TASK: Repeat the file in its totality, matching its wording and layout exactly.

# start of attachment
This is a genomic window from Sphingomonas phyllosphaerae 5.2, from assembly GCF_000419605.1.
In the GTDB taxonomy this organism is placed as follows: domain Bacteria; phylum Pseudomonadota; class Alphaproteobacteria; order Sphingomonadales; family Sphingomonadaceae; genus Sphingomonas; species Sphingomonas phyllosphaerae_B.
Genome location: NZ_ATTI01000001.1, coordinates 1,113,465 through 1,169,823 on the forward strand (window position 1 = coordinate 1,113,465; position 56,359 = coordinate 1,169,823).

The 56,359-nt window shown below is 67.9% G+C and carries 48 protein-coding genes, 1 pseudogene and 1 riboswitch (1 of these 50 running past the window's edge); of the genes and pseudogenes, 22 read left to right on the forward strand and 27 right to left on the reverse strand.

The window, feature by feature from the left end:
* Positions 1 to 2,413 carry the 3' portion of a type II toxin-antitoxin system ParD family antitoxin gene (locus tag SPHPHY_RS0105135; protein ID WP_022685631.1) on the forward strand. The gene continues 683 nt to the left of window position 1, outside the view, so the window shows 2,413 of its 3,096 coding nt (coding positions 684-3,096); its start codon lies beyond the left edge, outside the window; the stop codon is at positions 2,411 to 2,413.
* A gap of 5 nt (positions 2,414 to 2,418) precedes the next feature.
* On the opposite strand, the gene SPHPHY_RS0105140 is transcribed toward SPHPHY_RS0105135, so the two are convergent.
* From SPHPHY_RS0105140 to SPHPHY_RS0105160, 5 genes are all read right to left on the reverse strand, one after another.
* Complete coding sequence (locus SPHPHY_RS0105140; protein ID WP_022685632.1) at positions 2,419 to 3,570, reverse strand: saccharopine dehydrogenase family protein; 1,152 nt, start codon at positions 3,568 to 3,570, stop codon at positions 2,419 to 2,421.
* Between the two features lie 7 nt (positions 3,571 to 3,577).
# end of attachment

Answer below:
This is a genomic window from Sphingomonas phyllosphaerae 5.2, from assembly GCF_000419605.1.
In the GTDB taxonomy this organism is placed as follows: domain Bacteria; phylum Pseudomonadota; class Alphaproteobacteria; order Sphingomonadales; family Sphingomonadaceae; genus Sphingomonas; species Sphingomonas phyllosphaerae_B.
Genome location: NZ_ATTI01000001.1, coordinates 1,113,465 through 1,169,823 on the forward strand (window position 1 = coordinate 1,113,465; position 56,359 = coordinate 1,169,823).

The 56,359-nt window shown below is 67.9% G+C and carries 48 protein-coding genes, 1 pseudogene and 1 riboswitch (1 of these 50 running past the window's edge); of the genes and pseudogenes, 22 read left to right on the forward strand and 27 right to left on the reverse strand.

The window, feature by feature from the left end:
* Positions 1 to 2,413 carry the 3' portion of a type II toxin-antitoxin system ParD family antitoxin gene (locus tag SPHPHY_RS0105135; protein ID WP_022685631.1) on the forward strand. The gene continues 683 nt to the left of window position 1, outside the view, so the window shows 2,413 of its 3,096 coding nt (coding positions 684-3,096); its start codon lies beyond the left edge, outside the window; the stop codon is at positions 2,411 to 2,413.
* A gap of 5 nt (positions 2,414 to 2,418) precedes the next feature.
* On the opposite strand, the gene SPHPHY_RS0105140 is transcribed toward SPHPHY_RS0105135, so the two are convergent.
* From SPHPHY_RS0105140 to SPHPHY_RS0105160, 5 genes are all read right to left on the reverse strand, one after another.
* Complete coding sequence (locus SPHPHY_RS0105140; protein ID WP_022685632.1) at positions 2,419 to 3,570, reverse strand: saccharopine dehydrogenase family protein; 1,152 nt, start codon at positions 3,568 to 3,570, stop codon at positions 2,419 to 2,421.
* Between the two features lie 7 nt (positions 3,571 to 3,577).